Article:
Bosses Reveal The Most Obnoxious Reason They've Had To Fire Someone
People can make some pretty bad decisions. What is even worse is when they try to avoid the consequences of those bad choices.
Employment can be pretty stressful for everyone, but some people take that a step further and try to make everyone else miserable too.
Reddit user u/LawngClaw17 asked:
My Dad and I ran a business together cleaning out foreclosed homes for a real estate agency as I was finishing high school. I was a senior so I got out at lunch time and we could usually get a house done in a half day. Sometimes we'd get some bad ones and we had a few guys that we would call to see if they wanted to make a quick hundred bucks for a days work.
On my literal last day of class my Dad picked up one of our usual guys and got one house about 90% done by lunch. He was a pretty normal guy that we had never had any trouble with.
The guy we paid to help my dad went out to the truck and came back into that house with a gun and robbed my dad of his wallet and took his keys and left in our truck.
Funny thing is my Dad only had the cash he was about to give him an hour later for finishing up the house. The state police got the guy's number from us and they told him some bogus story about how my dad was being investigated for not paying his workers and if met them with the truck they would get his statement and let him go. Idiot pulls up and gets arrested on the spot. He got 8 years in prison.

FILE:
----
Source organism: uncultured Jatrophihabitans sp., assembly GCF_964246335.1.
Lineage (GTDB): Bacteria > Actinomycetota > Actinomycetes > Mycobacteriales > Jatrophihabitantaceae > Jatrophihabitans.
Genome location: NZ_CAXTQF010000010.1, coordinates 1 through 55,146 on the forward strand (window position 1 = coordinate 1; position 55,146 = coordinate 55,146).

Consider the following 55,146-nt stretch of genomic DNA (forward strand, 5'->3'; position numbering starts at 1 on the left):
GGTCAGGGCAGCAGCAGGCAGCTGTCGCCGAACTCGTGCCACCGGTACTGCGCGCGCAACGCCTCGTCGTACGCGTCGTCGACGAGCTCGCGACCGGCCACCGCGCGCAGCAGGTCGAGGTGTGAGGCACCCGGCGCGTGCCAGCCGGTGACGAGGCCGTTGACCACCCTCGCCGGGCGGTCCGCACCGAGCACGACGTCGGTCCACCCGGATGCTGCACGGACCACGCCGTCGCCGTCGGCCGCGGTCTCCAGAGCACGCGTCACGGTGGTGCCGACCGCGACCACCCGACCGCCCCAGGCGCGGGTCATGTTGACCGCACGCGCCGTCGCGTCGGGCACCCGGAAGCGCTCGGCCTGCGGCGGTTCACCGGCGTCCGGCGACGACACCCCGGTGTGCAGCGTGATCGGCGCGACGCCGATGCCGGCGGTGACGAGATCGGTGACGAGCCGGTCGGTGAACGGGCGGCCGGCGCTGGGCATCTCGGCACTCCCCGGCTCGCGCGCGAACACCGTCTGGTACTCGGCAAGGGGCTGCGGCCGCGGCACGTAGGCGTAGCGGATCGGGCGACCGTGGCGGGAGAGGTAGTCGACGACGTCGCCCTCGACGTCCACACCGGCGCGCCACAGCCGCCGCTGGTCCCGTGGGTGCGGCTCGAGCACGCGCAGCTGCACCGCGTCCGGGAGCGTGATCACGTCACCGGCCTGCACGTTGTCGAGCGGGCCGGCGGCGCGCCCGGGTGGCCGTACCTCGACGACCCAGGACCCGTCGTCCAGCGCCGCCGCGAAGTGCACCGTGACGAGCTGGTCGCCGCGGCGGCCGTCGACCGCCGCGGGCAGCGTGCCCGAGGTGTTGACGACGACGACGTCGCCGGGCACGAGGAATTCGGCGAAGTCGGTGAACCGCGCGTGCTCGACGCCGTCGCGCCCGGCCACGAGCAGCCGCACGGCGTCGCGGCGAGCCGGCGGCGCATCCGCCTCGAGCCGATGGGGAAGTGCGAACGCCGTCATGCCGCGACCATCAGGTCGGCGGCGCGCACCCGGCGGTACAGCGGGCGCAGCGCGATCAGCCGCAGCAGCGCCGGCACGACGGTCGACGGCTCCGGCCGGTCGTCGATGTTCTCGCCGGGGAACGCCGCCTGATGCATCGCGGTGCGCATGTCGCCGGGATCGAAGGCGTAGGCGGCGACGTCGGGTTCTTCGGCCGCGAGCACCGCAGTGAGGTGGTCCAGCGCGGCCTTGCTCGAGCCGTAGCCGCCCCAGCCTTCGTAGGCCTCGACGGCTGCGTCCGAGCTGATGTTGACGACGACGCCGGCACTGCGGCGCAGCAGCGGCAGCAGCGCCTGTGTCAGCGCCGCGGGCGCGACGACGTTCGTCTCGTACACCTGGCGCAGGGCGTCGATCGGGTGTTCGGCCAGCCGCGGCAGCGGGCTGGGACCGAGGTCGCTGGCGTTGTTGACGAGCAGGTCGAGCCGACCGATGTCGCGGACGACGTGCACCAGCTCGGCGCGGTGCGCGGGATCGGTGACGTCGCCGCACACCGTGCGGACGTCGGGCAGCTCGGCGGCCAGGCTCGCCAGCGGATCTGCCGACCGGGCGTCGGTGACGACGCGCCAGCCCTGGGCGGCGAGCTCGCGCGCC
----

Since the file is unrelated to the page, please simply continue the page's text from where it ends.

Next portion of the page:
I had a sub contractor on a job for my company try and convince the client that they should dump me and go with their business and they would undercut me by 10%.
Learned this from the client, who asked me to find another person to service our contract.
Employee had corporate card. Charged a vacation, purse, fossil watch, take out, along with overall being miserable to work with. Had laptop "stolen" within weeks of joining.
Fired her, and a few days later a watch catalog from Fossil showed up at the office with her name on it.
Have active court cases for all the theft.
We had a young IT intern helping with some hardware inventory tasks. It wasn't uncommon for laptops not to make it back to us as projects would hoard them from terminated employees but one day we noticed his backpack open and a laptop of a model we used sticking out.
Sent him to the other side of the building and checked the serial number and yep - it was one he reported as missing during a recent inventory.
Opportunistic theft is one thing but bringing it back into the office everyday... just... wow.
Had a guy on a location fake an injury. Now mind you he did injure himself severely accidentally, but that wasn't his plan. His plan had been to fake a minor injury and get put on workers comp. The problem was he screwed up how to do it and ended up hurting himself severely.
You ask how did you know he was trying to fake injure himself. Well that's very easy to explain. We had a 20 minute tape of him hiding behind one of the trucks on the worksite practicing his fall. Then a written confession from friends saying that he'd been planning it since the day we hired him.